research

Review: The Routledge Handbook of Teaching English to Young Learners

This review of The Routledge Handbook of Teaching English to Young Learners by S Garton & F Copland (Eds) first appeared in IATEFL Voices Issue 276.

This handbook provides an overview of teaching English to young learners across a wide variety of international contexts. The editors state that this 540-page volume outlines the key issues in young learner teaching and offers a ‘plausible research agenda moving forward’. It achieves this for the most part, although there will inevitably be gaps given the scope of the book. (more…)

Review: Teacher Tapp

Teacher Tapp (TT) is a survey app for teachers. Every day at 3.30pm (UK time) teachers are asked three multiple-choice questions related to their professional life, practice, wellbeing, etc. Once answered, users can then see the results from the previous day’s questions. Users are also given a link to a useful site/blog for CPD. Occasionally the app also provides links to edu-related special offers as a reward for answering questions.

App users are usually educators, and TT questions are often commissioned by businesses, organizations, researchers, etc, in order to gain insights from those at the chalkface. The TT site says…

‘Whether you’re a business seeking insight into the products and services that teachers want and need, a researcher looking to recruit teachers or a policy specialist who needs to boost your advocacy position with teacher opinions, the Teacher Tapp app is for you.’

(more…)

Useful links: Project-based learning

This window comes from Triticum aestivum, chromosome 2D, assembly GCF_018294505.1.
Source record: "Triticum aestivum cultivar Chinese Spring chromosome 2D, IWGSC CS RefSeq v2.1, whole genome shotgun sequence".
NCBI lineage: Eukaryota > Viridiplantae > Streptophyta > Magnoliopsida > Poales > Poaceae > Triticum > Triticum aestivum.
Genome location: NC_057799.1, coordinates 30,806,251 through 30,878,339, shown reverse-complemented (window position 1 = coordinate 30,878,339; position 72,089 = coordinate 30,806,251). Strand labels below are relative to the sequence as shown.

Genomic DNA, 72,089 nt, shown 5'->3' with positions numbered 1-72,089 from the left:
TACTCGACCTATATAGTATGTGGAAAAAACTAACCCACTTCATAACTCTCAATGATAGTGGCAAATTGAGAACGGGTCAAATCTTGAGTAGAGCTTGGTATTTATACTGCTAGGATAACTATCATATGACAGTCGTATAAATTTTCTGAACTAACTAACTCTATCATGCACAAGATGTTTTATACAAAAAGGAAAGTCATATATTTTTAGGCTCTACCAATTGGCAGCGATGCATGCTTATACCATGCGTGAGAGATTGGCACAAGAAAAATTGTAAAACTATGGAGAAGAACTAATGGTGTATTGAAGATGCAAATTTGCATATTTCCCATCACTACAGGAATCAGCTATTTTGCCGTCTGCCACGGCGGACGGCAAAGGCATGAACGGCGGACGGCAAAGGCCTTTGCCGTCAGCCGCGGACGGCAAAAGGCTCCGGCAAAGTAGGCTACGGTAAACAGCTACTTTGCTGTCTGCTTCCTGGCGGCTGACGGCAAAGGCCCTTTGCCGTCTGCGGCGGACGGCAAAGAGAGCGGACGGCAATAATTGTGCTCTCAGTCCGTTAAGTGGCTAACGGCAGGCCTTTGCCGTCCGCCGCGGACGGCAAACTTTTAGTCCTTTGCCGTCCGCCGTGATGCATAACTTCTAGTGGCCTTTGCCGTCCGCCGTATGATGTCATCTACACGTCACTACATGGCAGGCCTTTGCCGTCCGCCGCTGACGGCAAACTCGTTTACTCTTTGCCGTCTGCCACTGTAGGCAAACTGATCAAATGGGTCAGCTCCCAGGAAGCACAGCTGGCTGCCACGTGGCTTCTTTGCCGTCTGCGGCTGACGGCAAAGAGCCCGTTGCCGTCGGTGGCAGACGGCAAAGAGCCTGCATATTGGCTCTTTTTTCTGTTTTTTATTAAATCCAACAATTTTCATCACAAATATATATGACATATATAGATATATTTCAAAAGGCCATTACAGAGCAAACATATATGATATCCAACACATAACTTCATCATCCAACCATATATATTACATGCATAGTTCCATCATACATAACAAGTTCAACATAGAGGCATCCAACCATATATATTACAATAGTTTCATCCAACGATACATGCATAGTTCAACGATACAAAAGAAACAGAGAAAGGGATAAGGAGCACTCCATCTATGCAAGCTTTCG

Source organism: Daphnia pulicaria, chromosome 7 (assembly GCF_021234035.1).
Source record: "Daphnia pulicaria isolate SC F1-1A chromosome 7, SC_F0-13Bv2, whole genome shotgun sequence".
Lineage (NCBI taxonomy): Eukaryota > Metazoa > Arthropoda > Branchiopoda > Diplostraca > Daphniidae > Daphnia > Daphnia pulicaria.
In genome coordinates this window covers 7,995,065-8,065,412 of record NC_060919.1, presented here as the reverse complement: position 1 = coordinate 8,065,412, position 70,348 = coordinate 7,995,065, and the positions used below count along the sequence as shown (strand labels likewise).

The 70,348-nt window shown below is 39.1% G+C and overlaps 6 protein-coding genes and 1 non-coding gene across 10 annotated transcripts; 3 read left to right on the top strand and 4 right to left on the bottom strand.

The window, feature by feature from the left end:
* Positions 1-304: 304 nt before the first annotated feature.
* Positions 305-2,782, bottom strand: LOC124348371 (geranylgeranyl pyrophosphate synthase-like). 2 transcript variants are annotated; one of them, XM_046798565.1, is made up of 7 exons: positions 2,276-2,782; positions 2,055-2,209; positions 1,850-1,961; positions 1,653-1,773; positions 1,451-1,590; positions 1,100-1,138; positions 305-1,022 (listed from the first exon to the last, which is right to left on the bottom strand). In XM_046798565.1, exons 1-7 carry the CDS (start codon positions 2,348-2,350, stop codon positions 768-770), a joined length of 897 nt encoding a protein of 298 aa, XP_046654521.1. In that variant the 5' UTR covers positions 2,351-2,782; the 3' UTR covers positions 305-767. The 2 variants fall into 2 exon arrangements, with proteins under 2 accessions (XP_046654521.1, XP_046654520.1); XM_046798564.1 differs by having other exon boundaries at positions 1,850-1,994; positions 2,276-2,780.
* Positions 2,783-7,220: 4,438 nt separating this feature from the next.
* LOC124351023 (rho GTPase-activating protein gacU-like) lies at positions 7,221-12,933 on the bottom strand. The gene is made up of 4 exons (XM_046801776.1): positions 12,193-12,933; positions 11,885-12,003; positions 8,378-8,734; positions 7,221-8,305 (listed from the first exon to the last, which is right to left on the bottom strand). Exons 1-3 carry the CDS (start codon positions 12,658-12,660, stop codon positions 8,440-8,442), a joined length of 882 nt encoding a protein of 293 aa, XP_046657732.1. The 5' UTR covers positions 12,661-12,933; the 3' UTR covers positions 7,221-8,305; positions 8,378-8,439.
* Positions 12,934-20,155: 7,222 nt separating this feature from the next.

I’ve been reading a bit about project-based learning (PjBL) recently. I had to write a critique of an approach used in my context as part of the PGCEi. Our Secondary course now follows a PjBL approach*, so I thought it was worth trying to understand the approach in more detail and evaluating whether it’s effective. Here’s some useful reading on PjBL in general.

Larmer et al (2015) seems to be a go-to resource for PjBL, and set out some clear design principles for the approach:

Check out their ‘Gold-standard PBL’ white paper for an overview.

Thomas (2000), shares a great overview on the difference between ‘doing a project’ and ‘project-based learning’. They stress that in PjBL…

  • projects are central to the curriculum rather than peripheral
  • driving questions or problems guide the learning
  • projects are student-driven and realistic (authentic)
  • projects involved constructive, sustained investigation

(more…)

The benefits of using an ELT coursebook

Late last year I read the Jordan and Gray/Hughes exchange on ELT coursebooks, which appeared in ELT Journal. It’s an interesting discussion if you haven’t read it yet. I generally agreed more with Hughes, but that’s to be expected; I write coursebook materials for publishers, I use coursebooks and generally value them as a classroom resource. I also tend to find more radical stances against coursebooks polarising and distant from classroom practice. A bit repetitive too. I’d like to see more research into learner perceptions of coursebooks, and direct engagement with publishers to explore the theoretical and pedagogical underpinning of these resources in more detail.

Anyhow, the exchange prompted me to consider my views on the use of coursebooks, I’m keen to write a few of these down so I can see how they evolve over time. There have been a few posts I’ve revisited on this blog that I felt were a good snapshot of my thinking at one moment in my career – thoughts that have since changed, developed, etc. There is only one post I’ve come to completely refute over time, my views on multiple intelligences. So much so that I deleted it! Nooooo! Never do that, it misses the point of a learning journey!

So, some of my current (10/01/2020) views on coursebooks. (more…)